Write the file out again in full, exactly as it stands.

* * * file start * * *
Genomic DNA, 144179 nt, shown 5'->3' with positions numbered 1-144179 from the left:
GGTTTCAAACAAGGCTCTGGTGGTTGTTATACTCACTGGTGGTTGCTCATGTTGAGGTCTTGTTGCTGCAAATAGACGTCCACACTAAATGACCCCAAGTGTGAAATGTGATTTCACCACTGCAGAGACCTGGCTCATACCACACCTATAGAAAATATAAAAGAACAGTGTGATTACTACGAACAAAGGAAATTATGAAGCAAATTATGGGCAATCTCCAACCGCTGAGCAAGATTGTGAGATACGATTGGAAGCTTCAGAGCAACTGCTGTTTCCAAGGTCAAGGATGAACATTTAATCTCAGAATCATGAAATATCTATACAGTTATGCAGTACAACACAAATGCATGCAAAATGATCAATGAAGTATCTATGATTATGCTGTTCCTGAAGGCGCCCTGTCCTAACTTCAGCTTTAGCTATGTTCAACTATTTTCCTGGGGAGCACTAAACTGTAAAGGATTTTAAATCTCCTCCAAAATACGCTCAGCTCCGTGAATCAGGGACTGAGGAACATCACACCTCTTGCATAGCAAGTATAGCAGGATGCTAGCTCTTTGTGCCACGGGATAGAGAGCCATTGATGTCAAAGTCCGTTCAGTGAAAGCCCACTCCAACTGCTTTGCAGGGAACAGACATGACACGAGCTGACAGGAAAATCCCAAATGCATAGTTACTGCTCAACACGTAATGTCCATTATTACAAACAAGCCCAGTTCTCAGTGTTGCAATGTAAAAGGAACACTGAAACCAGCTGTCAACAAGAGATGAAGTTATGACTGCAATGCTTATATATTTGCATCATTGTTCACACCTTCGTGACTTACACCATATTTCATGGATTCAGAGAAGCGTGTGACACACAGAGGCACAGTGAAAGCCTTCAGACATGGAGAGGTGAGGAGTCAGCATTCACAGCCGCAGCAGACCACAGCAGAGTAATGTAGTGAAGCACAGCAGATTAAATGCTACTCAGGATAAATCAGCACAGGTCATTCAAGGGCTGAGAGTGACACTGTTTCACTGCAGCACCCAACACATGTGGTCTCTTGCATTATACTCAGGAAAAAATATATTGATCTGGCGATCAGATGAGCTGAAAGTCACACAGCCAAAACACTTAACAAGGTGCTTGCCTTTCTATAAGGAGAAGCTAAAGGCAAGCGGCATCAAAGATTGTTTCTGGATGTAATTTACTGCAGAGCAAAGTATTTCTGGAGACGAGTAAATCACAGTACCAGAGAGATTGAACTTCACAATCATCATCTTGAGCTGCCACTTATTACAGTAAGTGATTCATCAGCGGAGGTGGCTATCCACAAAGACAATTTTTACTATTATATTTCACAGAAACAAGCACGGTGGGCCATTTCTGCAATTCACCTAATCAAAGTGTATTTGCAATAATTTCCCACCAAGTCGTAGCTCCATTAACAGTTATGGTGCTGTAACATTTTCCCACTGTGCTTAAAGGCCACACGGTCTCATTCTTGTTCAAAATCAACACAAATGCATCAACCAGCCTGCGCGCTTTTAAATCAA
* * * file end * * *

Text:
Genomic DNA, 144179 nt, shown 5'->3' with positions numbered 1-144179 from the left:
GGTTTCAAACAAGGCTCTGGTGGTTGTTATACTCACTGGTGGTTGCTCATGTTGAGGTCTTGTTGCTGCAAATAGACGTCCACACTAAATGACCCCAAGTGTGAAATGTGATTTCACCACTGCAGAGACCTGGCTCATACCACACCTATAGAAAATATAAAAGAACAGTGTGATTACTACGAACAAAGGAAATTATGAAGCAAATTATGGGCAATCTCCAACCGCTGAGCAAGATTGTGAGATACGATTGGAAGCTTCAGAGCAACTGCTGTTTCCAAGGTCAAGGATGAACATTTAATCTCAGAATCATGAAATATCTATACAGTTATGCAGTACAACACAAATGCATGCAAAATGATCAATGAAGTATCTATGATTATGCTGTTCCTGAAGGCGCCCTGTCCTAACTTCAGCTTTAGCTATGTTCAACTATTTTCCTGGGGAGCACTAAACTGTAAAGGATTTTAAATCTCCTCCAAAATACGCTCAGCTCCGTGAATCAGGGACTGAGGAACATCACACCTCTTGCATAGCAAGTATAGCAGGATGCTAGCTCTTTGTGCCACGGGATAGAGAGCCATTGATGTCAAAGTCCGTTCAGTGAAAGCCCACTCCAACTGCTTTGCAGGGAACAGACATGACACGAGCTGACAGGAAAATCCCAAATGCATAGTTACTGCTCAACACGTAATGTCCATTATTACAAACAAGCCCAGTTCTCAGTGTTGCAATGTAAAAGGAACACTGAAACCAGCTGTCAACAAGAGATGAAGTTATGACTGCAATGCTTATATATTTGCATCATTGTTCACACCTTCGTGACTTACACCATATTTCATGGATTCAGAGAAGCGTGTGACACACAGAGGCACAGTGAAAGCCTTCAGACATGGAGAGGTGAGGAGTCAGCATTCACAGCCGCAGCAGACCACAGCAGAGTAATGTAGTGAAGCACAGCAGATTAAATGCTACTCAGGATAAATCAGCACAGGTCATTCAAGGGCTGAGAGTGACACTGTTTCACTGCAGCACCCAACACATGTGGTCTCTTGCATTATACTCAGGAAAAAATATATTGATCTGGCGATCAGATGAGCTGAAAGTCACACAGCCAAAACACTTAACAAGGTGCTTGCCTTTCTATAAGGAGAAGCTAAAGGCAAGCGGCATCAAAGATTGTTTCTGGATGTAATTTACTGCAGAGCAAAGTATTTCTGGAGACGAGTAAATCACAGTACCAGAGAGATTGAACTTCACAATCATCATCTTGAGCTGCCACTTATTACAGTAAGTGATTCATCAGCGGAGGTGGCTATCCACAAAGACAATTTTTACTATTATATTTCACAGAAACAAGCACGGTGGGCCATTTCTGCAATTCACCTAATCAAAGTGTATTTGCAATAATTTCCCACCAAGTCGTAGCTCCATTAACAGTTATGGTGCTGTAACATTTTCCCACTGTGCTTAAAGGCCACACGGTCTCATTCTTGTTCAAAATCAACACAAATGCATCAACCAGCCTGCGCGCTTTTAAATCAA